The Collector
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The Collector

The Beauty of Opposition

A reflection on Michelangelo’s David, nation building, and cosmopolitanism.

Michelangelo’s David often reminds me of Percy Shelley’s haunting Ozymandias. In the landscape of my imagination, the statues of the two kings stand side-by-side. And, while the historical Ozymandias and David may have not much in common beyond their kingship, their statues thread together a continuity from which a unique idea of value and political seeds spring.

Shelley’s imposing monarch is a pile of rubble, whose shattered visage was meant to stare down the peasant poor and powerful alike. The words of Ozymandias echo no more, but are discovered, passive and meek, at the mercy of a curious wanderer.

David, on the other hand, is the icon at the center of the heraldry of the underdog. Michelangelo did not depict David in his kingly attire or royal glory, but chose to immortalize in marble casing the boy’s confrontation with Goliath. It has been suggested elsewhere that the sculpture is a product of the political environment of Florence, where it was commissioned, and where it was meant to rest; on the roof line of the Florentine cathedral. Instead the David was installed in a public square outside of the Palazzo Vecchio– the seat of Florentine government.

Whereas Shelley’s Ozymandias bears a “sneer of cold command”, David fashions an expression of distress and focus and, most of importantly, opposition. Indeed it is opposition that defines the ‘sneer’ of David as one of defiance– not royal condescension.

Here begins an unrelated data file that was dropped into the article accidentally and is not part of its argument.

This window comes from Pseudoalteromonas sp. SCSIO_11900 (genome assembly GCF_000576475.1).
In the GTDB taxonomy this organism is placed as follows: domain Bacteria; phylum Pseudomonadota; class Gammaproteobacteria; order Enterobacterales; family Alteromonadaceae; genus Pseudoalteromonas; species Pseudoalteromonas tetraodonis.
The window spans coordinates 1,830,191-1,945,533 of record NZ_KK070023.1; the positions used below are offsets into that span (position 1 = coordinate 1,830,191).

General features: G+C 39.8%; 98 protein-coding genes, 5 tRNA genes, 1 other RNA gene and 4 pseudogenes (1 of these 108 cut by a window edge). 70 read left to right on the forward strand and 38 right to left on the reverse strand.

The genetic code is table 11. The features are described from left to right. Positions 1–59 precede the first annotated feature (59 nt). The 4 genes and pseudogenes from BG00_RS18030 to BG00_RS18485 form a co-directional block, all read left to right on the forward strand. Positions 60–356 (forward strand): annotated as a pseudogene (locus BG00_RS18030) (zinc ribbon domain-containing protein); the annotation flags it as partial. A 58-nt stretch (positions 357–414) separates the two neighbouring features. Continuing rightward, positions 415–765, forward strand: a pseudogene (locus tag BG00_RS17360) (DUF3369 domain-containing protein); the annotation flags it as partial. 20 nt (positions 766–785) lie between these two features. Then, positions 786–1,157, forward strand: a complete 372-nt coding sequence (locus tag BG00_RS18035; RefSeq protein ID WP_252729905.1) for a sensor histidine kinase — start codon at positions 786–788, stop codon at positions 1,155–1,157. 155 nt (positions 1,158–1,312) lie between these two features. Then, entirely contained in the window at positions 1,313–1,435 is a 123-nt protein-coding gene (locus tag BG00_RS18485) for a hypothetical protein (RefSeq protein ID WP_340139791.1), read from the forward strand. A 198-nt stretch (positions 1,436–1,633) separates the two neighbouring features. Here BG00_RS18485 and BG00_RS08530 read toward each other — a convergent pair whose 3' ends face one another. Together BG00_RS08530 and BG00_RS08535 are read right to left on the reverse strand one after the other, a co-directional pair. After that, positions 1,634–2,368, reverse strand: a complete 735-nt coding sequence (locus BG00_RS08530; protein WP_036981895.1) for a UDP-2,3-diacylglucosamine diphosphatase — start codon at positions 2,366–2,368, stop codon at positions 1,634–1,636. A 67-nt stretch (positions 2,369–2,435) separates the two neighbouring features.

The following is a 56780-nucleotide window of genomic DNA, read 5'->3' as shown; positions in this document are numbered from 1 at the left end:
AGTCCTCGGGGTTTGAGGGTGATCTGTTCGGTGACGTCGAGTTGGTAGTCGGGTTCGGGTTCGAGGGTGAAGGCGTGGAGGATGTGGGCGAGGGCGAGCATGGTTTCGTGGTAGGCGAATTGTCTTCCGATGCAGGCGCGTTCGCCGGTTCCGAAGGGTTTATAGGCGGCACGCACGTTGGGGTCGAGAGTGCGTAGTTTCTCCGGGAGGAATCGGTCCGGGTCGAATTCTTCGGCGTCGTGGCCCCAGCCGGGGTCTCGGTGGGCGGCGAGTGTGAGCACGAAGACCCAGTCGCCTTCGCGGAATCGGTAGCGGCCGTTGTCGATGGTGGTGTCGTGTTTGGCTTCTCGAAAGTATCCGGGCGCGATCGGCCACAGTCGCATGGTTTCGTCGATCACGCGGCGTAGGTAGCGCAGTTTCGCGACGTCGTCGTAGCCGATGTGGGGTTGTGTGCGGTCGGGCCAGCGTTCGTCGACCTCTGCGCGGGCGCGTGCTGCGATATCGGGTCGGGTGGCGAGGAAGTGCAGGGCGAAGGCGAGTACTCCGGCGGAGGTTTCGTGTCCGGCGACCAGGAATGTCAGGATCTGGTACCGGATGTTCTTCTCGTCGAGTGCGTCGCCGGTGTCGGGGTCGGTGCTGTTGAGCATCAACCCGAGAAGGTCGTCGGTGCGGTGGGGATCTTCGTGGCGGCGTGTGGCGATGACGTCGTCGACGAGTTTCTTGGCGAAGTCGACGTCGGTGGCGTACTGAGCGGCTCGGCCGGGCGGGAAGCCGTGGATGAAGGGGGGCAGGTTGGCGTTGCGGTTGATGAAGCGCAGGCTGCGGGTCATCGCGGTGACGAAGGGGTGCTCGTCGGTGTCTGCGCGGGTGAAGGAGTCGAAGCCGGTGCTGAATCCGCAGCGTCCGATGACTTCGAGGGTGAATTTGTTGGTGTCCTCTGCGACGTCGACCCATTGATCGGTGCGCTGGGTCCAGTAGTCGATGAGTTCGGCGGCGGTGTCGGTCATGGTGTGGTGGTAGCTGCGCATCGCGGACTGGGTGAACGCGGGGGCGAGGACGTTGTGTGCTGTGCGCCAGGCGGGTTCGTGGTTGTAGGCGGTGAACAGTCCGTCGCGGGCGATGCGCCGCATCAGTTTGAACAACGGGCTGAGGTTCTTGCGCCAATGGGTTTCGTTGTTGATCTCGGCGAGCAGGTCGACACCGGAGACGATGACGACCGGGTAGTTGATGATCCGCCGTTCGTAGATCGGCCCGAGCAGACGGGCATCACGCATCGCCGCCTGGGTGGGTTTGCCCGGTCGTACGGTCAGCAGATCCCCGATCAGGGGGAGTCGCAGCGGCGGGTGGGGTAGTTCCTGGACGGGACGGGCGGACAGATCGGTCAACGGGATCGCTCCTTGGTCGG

In the early 16th century the primary threat to Florentine independence was the papacy and the Medici (Florence’s old ruling family), who having synthesized in the figure of Giovanni d’Medici, pope Leo X, would conquer Florence only a decade or so after David was finished and placed outside of the Palazzo. To learn, then, that the statue’s gaze was fixated towards Rome, captures the imagination and with a broad stroke paints a picture of early republicanism, political independence, and of opposition. Michelangelo’s David turns out to be a goldmine for semiotic analysis.

Not only could it send a message to the Pope and the Medici, but it did so through the image of a holy king. Florence turns scripture, and a mirror, back towards the face of the Rome. The statue is a beautiful symbol for the defense of political autonomy, a hammer to the papacy’s monopoly over cultural iconography, and a blatant statement of resistance against a homogenizing power that threatened the independence of the republic. However, while David’s design, “In defense of his people… in contradistinction to previous Davids — with a waiting, watchful, half-tensed potency toward the foe”¹, supports this interpretation, it is worthwhile to note that this particular understanding of the statue may have been given after its creation. The potent suggestions of tyrannicide that David seems to ooze are tempting to pick up, especially considering Florence’s turbulent history. However, as historians have pointed out, to attribute this meaning to the work would be only as an act of analogy, not one based on historical documents².